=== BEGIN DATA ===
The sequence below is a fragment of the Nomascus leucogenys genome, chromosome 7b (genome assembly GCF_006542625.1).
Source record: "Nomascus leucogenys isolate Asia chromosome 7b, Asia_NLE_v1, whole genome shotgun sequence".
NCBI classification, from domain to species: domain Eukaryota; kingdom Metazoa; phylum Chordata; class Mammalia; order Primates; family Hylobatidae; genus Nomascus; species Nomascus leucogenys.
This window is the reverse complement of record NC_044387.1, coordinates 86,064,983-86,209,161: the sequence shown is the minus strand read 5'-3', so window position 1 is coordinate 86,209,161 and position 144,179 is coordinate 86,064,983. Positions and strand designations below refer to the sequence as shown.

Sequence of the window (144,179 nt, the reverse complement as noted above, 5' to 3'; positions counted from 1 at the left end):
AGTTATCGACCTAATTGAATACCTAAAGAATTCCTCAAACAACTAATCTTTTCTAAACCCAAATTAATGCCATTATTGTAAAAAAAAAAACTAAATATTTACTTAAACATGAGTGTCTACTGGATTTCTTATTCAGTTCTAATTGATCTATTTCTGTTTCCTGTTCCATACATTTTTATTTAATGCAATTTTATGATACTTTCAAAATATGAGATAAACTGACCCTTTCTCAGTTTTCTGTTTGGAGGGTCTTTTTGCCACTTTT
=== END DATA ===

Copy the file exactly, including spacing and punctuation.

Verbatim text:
The sequence below is a fragment of the Nomascus leucogenys genome, chromosome 7b (genome assembly GCF_006542625.1).
Source record: "Nomascus leucogenys isolate Asia chromosome 7b, Asia_NLE_v1, whole genome shotgun sequence".
NCBI classification, from domain to species: domain Eukaryota; kingdom Metazoa; phylum Chordata; class Mammalia; order Primates; family Hylobatidae; genus Nomascus; species Nomascus leucogenys.
This window is the reverse complement of record NC_044387.1, coordinates 86,064,983-86,209,161: the sequence shown is the minus strand read 5'-3', so window position 1 is coordinate 86,209,161 and position 144,179 is coordinate 86,064,983. Positions and strand designations below refer to the sequence as shown.

Sequence of the window (144,179 nt, the reverse complement as noted above, 5' to 3'; positions counted from 1 at the left end):
AGTTATCGACCTAATTGAATACCTAAAGAATTCCTCAAACAACTAATCTTTTCTAAACCCAAATTAATGCCATTATTGTAAAAAAAAAAACTAAATATTTACTTAAACATGAGTGTCTACTGGATTTCTTATTCAGTTCTAATTGATCTATTTCTGTTTCCTGTTCCATACATTTTTATTTAATGCAATTTTATGATACTTTCAAAATATGAGATAAACTGACCCTTTCTCAGTTTTCTGTTTGGAGGGTCTTTTTGCCACTTTT